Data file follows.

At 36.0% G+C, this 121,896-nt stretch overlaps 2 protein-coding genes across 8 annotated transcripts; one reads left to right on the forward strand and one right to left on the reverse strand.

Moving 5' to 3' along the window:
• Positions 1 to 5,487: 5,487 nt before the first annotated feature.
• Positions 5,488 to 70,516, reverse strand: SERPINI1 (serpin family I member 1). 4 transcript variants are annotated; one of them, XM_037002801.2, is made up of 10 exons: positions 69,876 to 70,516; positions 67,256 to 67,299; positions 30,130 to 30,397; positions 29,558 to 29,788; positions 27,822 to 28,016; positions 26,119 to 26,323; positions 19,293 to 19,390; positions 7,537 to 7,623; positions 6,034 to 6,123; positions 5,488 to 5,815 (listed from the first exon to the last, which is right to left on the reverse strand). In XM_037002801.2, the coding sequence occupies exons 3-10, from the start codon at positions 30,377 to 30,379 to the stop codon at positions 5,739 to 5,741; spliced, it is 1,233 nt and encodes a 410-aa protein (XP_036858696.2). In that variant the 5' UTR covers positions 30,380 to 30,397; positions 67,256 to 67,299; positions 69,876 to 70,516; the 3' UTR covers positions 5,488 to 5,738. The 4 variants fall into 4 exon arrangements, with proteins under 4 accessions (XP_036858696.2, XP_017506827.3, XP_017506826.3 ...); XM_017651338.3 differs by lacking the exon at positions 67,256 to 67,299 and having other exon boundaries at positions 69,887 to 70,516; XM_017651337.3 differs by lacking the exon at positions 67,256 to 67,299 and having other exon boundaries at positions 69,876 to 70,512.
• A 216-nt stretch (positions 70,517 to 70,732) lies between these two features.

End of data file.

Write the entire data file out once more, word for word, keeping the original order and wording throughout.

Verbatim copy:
At 36.0% G+C, this 121,896-nt stretch overlaps 2 protein-coding genes across 8 annotated transcripts; one reads left to right on the forward strand and one right to left on the reverse strand.

Moving 5' to 3' along the window:
• Positions 1 to 5,487: 5,487 nt before the first annotated feature.
• Positions 5,488 to 70,516, reverse strand: SERPINI1 (serpin family I member 1). 4 transcript variants are annotated; one of them, XM_037002801.2, is made up of 10 exons: positions 69,876 to 70,516; positions 67,256 to 67,299; positions 30,130 to 30,397; positions 29,558 to 29,788; positions 27,822 to 28,016; positions 26,119 to 26,323; positions 19,293 to 19,390; positions 7,537 to 7,623; positions 6,034 to 6,123; positions 5,488 to 5,815 (listed from the first exon to the last, which is right to left on the reverse strand). In XM_037002801.2, the coding sequence occupies exons 3-10, from the start codon at positions 30,377 to 30,379 to the stop codon at positions 5,739 to 5,741; spliced, it is 1,233 nt and encodes a 410-aa protein (XP_036858696.2). In that variant the 5' UTR covers positions 30,380 to 30,397; positions 67,256 to 67,299; positions 69,876 to 70,516; the 3' UTR covers positions 5,488 to 5,738. The 4 variants fall into 4 exon arrangements, with proteins under 4 accessions (XP_036858696.2, XP_017506827.3, XP_017506826.3 ...); XM_017651338.3 differs by lacking the exon at positions 67,256 to 67,299 and having other exon boundaries at positions 69,887 to 70,516; XM_017651337.3 differs by lacking the exon at positions 67,256 to 67,299 and having other exon boundaries at positions 69,876 to 70,512.
• A 216-nt stretch (positions 70,517 to 70,732) lies between these two features.